Similar but unequal: Political polarization in the effects of perceived social similarity on support for redistribution
Journal of Experimental Social Psychology, forthcoming
The inequality of wealth in the United States has reached record high levels in recent years. Although many people agree that the current level of inequality is extreme, public support for redistributive measures designed to reduce inequality is divided. Prior work predicts that perceiving high similarity can potentially boost individuals' support for redistribution. However, the present research proposes that the effect of social similarity on redistribution support may be more complex. Whereas high (vs. low) perceived social similarity increases support for redistribution among liberals, contrary to prior predictions, it may actually decrease redistribution support among conservatives. This happens because high (vs. low) perceived social similarity weakens liberals', but strengthens conservatives', beliefs that people deserve their unequal outcomes. The findings generate useful insights for researchers and policymakers by suggesting that strategies that aim to garner public support for redistribution by changing perceptions of social similarity should be tailored to the audience.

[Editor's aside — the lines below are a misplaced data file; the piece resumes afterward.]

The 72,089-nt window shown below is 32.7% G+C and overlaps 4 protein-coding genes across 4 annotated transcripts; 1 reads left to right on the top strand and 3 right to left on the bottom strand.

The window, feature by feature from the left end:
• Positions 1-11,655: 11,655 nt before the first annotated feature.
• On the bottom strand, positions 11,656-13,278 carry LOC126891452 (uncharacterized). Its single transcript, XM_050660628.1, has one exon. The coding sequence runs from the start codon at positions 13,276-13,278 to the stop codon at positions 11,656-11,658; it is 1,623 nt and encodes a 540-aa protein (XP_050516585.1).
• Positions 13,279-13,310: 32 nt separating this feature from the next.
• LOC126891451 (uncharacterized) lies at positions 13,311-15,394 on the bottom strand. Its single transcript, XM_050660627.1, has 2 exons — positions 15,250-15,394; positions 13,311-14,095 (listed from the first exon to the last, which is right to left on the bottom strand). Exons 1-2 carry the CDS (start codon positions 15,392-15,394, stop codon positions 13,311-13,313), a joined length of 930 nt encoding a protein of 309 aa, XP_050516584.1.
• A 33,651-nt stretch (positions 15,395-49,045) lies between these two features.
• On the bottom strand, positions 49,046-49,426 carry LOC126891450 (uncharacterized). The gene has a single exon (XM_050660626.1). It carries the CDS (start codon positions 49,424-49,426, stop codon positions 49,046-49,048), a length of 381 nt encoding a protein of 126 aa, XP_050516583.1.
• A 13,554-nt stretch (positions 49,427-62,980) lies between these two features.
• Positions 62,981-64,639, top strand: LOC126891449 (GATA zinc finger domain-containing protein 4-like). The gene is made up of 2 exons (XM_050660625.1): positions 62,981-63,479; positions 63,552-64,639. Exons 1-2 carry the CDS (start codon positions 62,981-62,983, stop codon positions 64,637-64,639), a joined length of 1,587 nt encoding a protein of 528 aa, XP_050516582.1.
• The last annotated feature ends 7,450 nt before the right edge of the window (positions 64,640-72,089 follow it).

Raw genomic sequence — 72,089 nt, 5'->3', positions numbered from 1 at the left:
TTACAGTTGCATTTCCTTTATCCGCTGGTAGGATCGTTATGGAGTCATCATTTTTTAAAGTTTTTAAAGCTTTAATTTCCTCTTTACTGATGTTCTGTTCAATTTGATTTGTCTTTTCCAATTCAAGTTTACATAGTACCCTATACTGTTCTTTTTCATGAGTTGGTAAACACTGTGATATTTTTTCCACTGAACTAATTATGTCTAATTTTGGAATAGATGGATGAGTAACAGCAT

Income Growth and its Distribution from Eisenhower to Obama: The Growing Importance of In-Kind Transfers (1959-2016)
James Elwell, Kevin Corinth & Richard Burkhauser
NBER Working Paper, November 2019
Using Census Bureau estimates of the market value of in-kind transfers and Current Population Survey (ASEC-CPS) data over the period 1979 to 2007, Burkhauser et al. (2012b) construct measures of income and its distribution. We extend their work forward to 2016 and back to 1967 using ASEC-CPS data and decennial Census data for 1959. With this newly linked data set, we provide a fresh look at the twenty-year period 1959 to 1979 that encompasses the inauguration of New Frontier and Great Society programs as well as the first survey-based look at levels and trends in income and its distribution from 1959 to 2016. We find that the dramatic decline in the market income of the middle class (measured as the median American tax unit or the mean value of the middle quintile of American tax units) began in 1969. However, we find that this decline was more than offset by government tax and transfer programs — especially in-kind transfers. Conventional measures of median income and income inequality that exclude the market value of in-kind transfers will substantially understate the impact of government policies in offsetting the stagnation of median market income growth and the rise in market income inequality since 1969.
Information and Inequality
Journal of Economic Theory, forthcoming